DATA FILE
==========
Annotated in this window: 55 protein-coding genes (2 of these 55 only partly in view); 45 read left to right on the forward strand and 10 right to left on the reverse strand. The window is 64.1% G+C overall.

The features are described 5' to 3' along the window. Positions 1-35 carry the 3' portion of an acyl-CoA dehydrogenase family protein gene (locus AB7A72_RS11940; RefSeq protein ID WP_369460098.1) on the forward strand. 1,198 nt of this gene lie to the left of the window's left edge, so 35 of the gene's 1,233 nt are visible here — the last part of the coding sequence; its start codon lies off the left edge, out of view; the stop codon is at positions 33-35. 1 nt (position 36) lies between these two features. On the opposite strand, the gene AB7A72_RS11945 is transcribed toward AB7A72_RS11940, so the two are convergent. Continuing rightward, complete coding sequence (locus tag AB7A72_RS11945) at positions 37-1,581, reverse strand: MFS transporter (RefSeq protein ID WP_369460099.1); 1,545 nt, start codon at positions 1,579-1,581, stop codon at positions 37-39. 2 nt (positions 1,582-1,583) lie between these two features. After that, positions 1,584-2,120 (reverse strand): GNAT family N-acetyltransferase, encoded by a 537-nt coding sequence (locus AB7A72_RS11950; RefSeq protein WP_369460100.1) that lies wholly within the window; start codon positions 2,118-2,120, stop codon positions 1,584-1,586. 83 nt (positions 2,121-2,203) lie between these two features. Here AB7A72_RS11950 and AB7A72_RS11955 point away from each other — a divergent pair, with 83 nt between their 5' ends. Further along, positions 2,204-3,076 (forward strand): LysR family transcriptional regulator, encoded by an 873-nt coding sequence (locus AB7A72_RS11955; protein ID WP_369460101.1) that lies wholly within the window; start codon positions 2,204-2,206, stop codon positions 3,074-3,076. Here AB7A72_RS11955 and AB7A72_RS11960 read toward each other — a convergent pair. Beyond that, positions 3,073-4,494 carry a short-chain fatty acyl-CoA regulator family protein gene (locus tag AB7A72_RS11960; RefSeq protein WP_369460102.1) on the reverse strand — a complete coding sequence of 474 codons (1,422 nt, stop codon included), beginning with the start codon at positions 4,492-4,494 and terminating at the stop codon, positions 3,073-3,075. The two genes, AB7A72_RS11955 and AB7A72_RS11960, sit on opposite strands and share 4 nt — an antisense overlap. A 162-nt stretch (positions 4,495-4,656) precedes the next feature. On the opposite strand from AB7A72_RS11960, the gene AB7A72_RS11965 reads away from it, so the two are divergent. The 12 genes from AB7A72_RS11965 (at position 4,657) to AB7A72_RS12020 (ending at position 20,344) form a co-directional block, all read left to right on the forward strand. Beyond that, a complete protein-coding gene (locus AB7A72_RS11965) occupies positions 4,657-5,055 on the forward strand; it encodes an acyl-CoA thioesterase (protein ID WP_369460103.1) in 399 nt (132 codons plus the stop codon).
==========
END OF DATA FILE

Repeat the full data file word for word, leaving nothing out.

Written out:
Annotated in this window: 55 protein-coding genes (2 of these 55 only partly in view); 45 read left to right on the forward strand and 10 right to left on the reverse strand. The window is 64.1% G+C overall.

The features are described 5' to 3' along the window. Positions 1-35 carry the 3' portion of an acyl-CoA dehydrogenase family protein gene (locus AB7A72_RS11940; RefSeq protein ID WP_369460098.1) on the forward strand. 1,198 nt of this gene lie to the left of the window's left edge, so 35 of the gene's 1,233 nt are visible here — the last part of the coding sequence; its start codon lies off the left edge, out of view; the stop codon is at positions 33-35. 1 nt (position 36) lies between these two features. On the opposite strand, the gene AB7A72_RS11945 is transcribed toward AB7A72_RS11940, so the two are convergent. Continuing rightward, complete coding sequence (locus tag AB7A72_RS11945) at positions 37-1,581, reverse strand: MFS transporter (RefSeq protein ID WP_369460099.1); 1,545 nt, start codon at positions 1,579-1,581, stop codon at positions 37-39. 2 nt (positions 1,582-1,583) lie between these two features. After that, positions 1,584-2,120 (reverse strand): GNAT family N-acetyltransferase, encoded by a 537-nt coding sequence (locus AB7A72_RS11950; RefSeq protein WP_369460100.1) that lies wholly within the window; start codon positions 2,118-2,120, stop codon positions 1,584-1,586. 83 nt (positions 2,121-2,203) lie between these two features. Here AB7A72_RS11950 and AB7A72_RS11955 point away from each other — a divergent pair, with 83 nt between their 5' ends. Further along, positions 2,204-3,076 (forward strand): LysR family transcriptional regulator, encoded by an 873-nt coding sequence (locus AB7A72_RS11955; protein ID WP_369460101.1) that lies wholly within the window; start codon positions 2,204-2,206, stop codon positions 3,074-3,076. Here AB7A72_RS11955 and AB7A72_RS11960 read toward each other — a convergent pair. Beyond that, positions 3,073-4,494 carry a short-chain fatty acyl-CoA regulator family protein gene (locus tag AB7A72_RS11960; RefSeq protein WP_369460102.1) on the reverse strand — a complete coding sequence of 474 codons (1,422 nt, stop codon included), beginning with the start codon at positions 4,492-4,494 and terminating at the stop codon, positions 3,073-3,075. The two genes, AB7A72_RS11955 and AB7A72_RS11960, sit on opposite strands and share 4 nt — an antisense overlap. A 162-nt stretch (positions 4,495-4,656) precedes the next feature. On the opposite strand from AB7A72_RS11960, the gene AB7A72_RS11965 reads away from it, so the two are divergent. The 12 genes from AB7A72_RS11965 (at position 4,657) to AB7A72_RS12020 (ending at position 20,344) form a co-directional block, all read left to right on the forward strand. Beyond that, a complete protein-coding gene (locus AB7A72_RS11965) occupies positions 4,657-5,055 on the forward strand; it encodes an acyl-CoA thioesterase (protein ID WP_369460103.1) in 399 nt (132 codons plus the stop codon).